For Uber driver Samba Ceesay, the pandemic has been a financial disaster. The 61-year-old Seattle-area resident hasn’t been able to drive professionally since this spring, but gets just $235 in weekly unemployment benefits. That’s about what he used to make in a single busy day of driving — and he now relies on family members to get by.

But things might have gone differently. Ceesay recently learned from other drivers that he may have been eligible for a benefit nearly three times larger — and he’s hoping to get the state Employment Security Department (ESD) to adjust his payments.

The extra money, which would include back pay, “would make a big difference,” Ceesay says, though he wishes he’d been paid correctly from the start. “Nobody ever told me,” he says.

Ceesay isn’t alone. Labor advocates say many unemployed workers in Washington and elsewhere aren’t getting their full benefits under an emergency federal program called Pandemic Unemployment Assistance (PUA).

Enacted in March, PUA targeted the millions of workers nationwide who had lost income due to the pandemic but didn’t qualify for regular state unemployment. That includes many self-employed workers, contractors and other so-called gig-economy workers, along with those who worked part time before the pandemic.

PUA claimants are supposed to get a federal benefit similar to regular state unemployment benefits; in Washington, that’s around half a claimant’s regular income, up to a current maximum of $844 a week. Since March, ESD says, it has paid $1.14 billion in PUA funds to just over 282,000 PUA claimants. That’s around 27% of all Washingtonians who’ve received jobless benefits during the pandemic.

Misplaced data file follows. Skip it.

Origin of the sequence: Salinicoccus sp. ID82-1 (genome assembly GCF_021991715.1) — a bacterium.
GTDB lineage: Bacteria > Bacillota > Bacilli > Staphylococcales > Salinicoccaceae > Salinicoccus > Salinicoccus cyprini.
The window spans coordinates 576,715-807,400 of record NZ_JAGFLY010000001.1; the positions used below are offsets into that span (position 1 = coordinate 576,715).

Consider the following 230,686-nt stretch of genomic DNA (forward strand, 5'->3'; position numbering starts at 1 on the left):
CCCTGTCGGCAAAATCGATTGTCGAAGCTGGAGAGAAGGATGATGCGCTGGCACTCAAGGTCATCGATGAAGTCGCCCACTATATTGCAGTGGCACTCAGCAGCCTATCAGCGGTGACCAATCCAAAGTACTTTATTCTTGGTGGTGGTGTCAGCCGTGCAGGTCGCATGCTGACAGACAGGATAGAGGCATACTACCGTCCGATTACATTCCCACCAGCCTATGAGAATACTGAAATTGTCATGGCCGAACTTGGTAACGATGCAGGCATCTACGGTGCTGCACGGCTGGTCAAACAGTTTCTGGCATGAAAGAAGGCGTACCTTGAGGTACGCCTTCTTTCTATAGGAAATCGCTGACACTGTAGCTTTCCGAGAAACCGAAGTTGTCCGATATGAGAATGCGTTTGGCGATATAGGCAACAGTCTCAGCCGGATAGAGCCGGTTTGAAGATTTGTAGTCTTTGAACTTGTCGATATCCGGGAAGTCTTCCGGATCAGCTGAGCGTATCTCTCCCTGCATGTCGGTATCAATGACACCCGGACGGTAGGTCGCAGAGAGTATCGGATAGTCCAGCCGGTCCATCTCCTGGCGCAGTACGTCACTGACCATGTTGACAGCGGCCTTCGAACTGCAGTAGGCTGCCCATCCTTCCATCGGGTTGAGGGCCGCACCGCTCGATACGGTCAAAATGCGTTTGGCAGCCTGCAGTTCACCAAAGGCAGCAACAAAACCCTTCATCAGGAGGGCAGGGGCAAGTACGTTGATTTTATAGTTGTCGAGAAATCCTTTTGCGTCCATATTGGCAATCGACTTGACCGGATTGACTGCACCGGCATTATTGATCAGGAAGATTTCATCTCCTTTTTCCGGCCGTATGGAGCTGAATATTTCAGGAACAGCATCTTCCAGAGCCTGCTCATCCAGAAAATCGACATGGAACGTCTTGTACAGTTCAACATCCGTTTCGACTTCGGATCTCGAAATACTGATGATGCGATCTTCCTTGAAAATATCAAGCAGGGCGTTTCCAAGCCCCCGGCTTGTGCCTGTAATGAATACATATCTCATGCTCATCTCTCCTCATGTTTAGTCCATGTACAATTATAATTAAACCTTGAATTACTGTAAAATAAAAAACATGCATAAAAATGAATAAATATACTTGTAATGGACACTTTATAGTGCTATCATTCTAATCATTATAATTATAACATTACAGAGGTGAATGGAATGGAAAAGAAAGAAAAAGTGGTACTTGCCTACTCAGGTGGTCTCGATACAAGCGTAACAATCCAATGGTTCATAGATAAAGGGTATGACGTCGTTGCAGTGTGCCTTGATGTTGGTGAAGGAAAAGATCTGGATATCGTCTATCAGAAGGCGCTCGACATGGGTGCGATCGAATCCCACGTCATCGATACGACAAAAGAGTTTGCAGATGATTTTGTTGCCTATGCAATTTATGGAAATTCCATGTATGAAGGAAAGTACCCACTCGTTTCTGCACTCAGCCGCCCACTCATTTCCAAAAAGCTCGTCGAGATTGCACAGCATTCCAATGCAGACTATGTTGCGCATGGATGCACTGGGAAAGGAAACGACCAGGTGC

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But some labor advocates say the state’s total PUA payout should be as much as several hundred millions dollars higher.

At least half of all PUA beneficiaries in Washington state have only received the program minimum of $235 a week, according to ESD figures.

Agency officials say PUA claimants get the minimum if their net wages were less than $25,000 during their prior or “base” year. (The minimum for regular unemployment claimants is $201.)

But some PUA claimants receiving the $235 say their pre-pandemic income should have qualified them for more.

Joshua Welter, a spokesperson with Teamsters Local 117, says that of the thousands of Uber and Lyft drivers who have filed for unemployment in Washington, “almost all of them have faced this issue of not receiving full benefits.”

Many self-employed workers, freelancers, contractors and others also may have been underpaid, according to advocates and claimants.

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Maria, a professional photographer in Tacoma who asked that her full name not be published, says she never received her full PUA benefit after closing her studio last spring following Gov. Jay Inslee’s stay-at-home order.

Maria says the ESD website estimated her weekly PUA payment at around $800, based on her prior year’s income. She immediately began receiving the $235 minimum, she says, and expected that to increase as soon as the ESD verified her income, which the website indicated “would take a few weeks,” she says.